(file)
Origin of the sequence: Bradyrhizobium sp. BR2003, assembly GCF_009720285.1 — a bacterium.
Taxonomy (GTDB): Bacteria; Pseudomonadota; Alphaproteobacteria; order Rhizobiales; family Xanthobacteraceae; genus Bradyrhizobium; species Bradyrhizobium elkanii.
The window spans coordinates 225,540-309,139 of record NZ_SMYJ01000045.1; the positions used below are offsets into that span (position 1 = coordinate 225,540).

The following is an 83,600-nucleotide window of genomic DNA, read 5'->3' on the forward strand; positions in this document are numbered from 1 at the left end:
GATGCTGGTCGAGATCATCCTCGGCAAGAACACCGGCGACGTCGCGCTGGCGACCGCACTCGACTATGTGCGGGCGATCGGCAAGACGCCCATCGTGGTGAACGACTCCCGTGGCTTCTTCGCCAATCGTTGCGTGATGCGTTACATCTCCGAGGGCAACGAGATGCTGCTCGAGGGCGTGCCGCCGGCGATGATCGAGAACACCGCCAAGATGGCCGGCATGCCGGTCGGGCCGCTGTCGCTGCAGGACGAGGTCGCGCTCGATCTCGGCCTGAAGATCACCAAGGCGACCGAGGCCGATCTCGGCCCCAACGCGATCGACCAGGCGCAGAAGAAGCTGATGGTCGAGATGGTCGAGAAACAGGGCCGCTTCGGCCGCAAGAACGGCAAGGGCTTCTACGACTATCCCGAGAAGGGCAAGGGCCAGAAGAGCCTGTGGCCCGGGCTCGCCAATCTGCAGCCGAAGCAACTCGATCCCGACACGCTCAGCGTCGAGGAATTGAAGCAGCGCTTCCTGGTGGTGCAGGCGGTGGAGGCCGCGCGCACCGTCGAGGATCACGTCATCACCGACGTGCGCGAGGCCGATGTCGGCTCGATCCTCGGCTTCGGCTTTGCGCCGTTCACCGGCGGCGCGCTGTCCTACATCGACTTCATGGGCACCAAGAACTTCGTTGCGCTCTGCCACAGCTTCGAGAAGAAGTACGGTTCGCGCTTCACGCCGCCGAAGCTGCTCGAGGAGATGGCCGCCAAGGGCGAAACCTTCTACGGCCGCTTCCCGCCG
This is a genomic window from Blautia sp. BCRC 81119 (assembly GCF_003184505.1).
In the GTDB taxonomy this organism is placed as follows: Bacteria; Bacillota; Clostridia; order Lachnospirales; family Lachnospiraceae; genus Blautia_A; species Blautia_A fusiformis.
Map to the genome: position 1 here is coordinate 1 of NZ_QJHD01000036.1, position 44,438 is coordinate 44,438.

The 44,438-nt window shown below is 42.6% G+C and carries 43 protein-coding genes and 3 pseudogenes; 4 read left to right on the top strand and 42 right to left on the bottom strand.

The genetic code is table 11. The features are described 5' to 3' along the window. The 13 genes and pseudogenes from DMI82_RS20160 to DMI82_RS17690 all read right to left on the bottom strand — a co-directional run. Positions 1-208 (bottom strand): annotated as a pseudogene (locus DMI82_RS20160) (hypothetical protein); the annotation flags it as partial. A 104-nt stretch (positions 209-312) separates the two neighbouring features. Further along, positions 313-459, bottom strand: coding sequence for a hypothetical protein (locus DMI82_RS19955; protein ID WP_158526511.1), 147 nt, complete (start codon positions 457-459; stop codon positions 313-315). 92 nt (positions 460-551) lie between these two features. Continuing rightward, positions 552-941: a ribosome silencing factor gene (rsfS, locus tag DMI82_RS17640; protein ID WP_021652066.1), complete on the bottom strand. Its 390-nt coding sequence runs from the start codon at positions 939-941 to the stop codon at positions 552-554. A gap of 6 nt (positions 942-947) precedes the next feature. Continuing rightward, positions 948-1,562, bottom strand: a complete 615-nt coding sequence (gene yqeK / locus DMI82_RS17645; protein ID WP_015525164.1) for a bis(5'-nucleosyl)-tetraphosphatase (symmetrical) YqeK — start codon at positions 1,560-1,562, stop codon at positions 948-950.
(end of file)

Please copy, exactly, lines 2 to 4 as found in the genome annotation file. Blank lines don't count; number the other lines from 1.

Taxonomy (GTDB): Bacteria; Pseudomonadota; Alphaproteobacteria; order Rhizobiales; family Xanthobacteraceae; genus Bradyrhizobium; species Bradyrhizobium elkanii.
The window spans coordinates 225,540-309,139 of record NZ_SMYJ01000045.1; the positions used below are offsets into that span (position 1 = coordinate 225,540).

The following is an 83,600-nucleotide window of genomic DNA, read 5'->3' on the forward strand; positions in this document are numbered from 1 at the left end: